Think of your business card as more than something you leave behind after meeting someone. Make it an extension of your brand and your story
You need a good business card and I put emphasis on “Good”! I have met many artisans in casual situations and even at art fairs who don’t have a business card. Not only do they miss out on future sales they are not giving their brand a professional image that says, “I mean business!”. Here are some ideas and tips on putting your business card to work for you.
Your art business does not exist in a competitive vacuum! Your customers and prospects have a multitude of choices when it comes to parting with their money. As the world becomes a flatter place (a term coined by Thomas Friedman in his book, The World is Flat) not only will your competition come from your local area but increasingly you will see it from around the globe.
You can thank the internet and trade policies for turning the world into one big marketplace of ideas, products and services. This trend could be viewed as a threat to your business but it could also be viewed as an even larger opportunity.
Today there is no shortage of companies providing any and every product/service and that includes art! In order to stand out in this crowded marketplace it is imperative that you think about your brand experience. A good brand experience will set you apart from the competition and get people talking about you and your art business. A bad brand experience will likely will get you passed by and a really bad brand experience will get people talking about you – and not in a good way!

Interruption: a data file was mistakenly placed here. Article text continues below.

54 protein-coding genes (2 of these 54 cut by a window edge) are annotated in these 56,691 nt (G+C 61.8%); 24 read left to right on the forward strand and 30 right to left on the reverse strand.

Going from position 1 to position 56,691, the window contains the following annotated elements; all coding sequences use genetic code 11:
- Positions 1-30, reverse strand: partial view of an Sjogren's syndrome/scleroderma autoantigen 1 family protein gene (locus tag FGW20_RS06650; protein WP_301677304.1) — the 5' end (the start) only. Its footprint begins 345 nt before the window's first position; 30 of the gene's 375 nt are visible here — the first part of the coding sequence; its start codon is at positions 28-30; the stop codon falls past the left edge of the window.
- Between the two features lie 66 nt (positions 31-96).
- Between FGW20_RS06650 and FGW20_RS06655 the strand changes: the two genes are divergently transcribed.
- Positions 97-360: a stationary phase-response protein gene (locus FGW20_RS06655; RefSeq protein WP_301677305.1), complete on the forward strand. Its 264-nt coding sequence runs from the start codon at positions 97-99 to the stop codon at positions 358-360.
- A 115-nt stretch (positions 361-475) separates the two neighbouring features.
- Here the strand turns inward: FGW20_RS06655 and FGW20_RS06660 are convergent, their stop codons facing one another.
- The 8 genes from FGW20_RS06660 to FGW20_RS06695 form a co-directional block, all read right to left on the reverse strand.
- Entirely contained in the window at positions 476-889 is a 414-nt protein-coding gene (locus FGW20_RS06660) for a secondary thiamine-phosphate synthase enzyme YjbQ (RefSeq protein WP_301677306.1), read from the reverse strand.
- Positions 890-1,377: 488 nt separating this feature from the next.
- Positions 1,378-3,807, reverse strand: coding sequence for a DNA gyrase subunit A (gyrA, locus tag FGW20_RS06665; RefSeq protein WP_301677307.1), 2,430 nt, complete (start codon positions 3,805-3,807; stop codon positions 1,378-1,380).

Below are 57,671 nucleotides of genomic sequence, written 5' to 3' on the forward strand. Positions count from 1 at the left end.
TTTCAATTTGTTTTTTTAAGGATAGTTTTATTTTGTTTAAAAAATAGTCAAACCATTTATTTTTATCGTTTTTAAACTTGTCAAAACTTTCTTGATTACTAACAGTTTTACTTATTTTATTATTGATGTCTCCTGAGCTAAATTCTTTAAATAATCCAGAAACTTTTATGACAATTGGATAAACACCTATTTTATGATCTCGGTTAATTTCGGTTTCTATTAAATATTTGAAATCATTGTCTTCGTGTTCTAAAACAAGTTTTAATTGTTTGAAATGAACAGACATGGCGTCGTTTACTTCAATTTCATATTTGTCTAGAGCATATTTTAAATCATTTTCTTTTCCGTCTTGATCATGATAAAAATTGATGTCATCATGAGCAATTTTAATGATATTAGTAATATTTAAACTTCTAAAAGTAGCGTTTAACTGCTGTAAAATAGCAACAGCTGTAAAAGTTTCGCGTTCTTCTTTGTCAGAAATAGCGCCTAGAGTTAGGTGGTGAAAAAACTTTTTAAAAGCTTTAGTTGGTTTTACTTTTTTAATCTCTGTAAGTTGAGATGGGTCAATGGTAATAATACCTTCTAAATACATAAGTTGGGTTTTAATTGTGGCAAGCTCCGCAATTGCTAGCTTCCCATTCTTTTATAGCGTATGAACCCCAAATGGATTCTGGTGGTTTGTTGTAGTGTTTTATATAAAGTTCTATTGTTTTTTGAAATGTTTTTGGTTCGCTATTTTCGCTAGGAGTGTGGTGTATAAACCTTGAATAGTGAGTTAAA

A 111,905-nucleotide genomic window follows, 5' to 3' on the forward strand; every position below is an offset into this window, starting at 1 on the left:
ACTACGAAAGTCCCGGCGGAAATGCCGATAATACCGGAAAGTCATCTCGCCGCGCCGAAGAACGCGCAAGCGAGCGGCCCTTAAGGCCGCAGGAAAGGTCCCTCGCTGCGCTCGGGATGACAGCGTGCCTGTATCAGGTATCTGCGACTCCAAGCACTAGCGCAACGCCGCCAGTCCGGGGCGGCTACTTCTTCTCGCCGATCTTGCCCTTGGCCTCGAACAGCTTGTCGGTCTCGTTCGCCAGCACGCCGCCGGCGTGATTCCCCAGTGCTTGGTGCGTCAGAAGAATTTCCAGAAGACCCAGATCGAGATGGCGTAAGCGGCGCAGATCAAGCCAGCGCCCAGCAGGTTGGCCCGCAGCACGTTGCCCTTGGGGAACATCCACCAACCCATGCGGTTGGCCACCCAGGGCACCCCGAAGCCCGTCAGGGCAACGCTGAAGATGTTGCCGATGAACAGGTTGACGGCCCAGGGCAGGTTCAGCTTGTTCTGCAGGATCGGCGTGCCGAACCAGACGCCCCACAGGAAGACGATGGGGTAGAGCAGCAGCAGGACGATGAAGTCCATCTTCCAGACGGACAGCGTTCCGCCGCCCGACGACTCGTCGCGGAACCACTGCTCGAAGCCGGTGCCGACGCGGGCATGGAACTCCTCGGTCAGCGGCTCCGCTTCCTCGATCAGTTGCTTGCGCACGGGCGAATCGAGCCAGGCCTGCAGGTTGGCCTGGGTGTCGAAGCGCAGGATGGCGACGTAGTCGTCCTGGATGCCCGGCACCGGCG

The business planning process consists of four basic questions
Every business needs a plan including businesses in the arts! A plan will help you organize your business and give it a much better chance to succeed and grow. Many successful artists and galleries have told me that when they started their business they now wish that they had spent more time to create a formal plan. They felt that having a plan would have enabled them to grow faster and make fewer mistakes – take their advice!
Whether you are starting a new art business or have an existing one, make sure that the planning process is a part of your business life. A major benefit of the planning process in addition to the plan itself, is developing a way of thinking about your business and the environment it operates in. You will begin to see things differently and uncover opportunities and threats before others see them
Most people spend more time planning their vacations than they do in planning for their businesses – don’t let this happen to you. Set some time aside for planning in your normal course of work – planning should be a normal part of your work!
The Planning Process
In keeping with the “planning your vacation or trip” theme, planning for your business is quite similar. The planning process is really quite simple and consists of four basic questions. Finding the answers to these questions is a little more complicated and will require some time and effort on your part. The basic questions in the planning process are: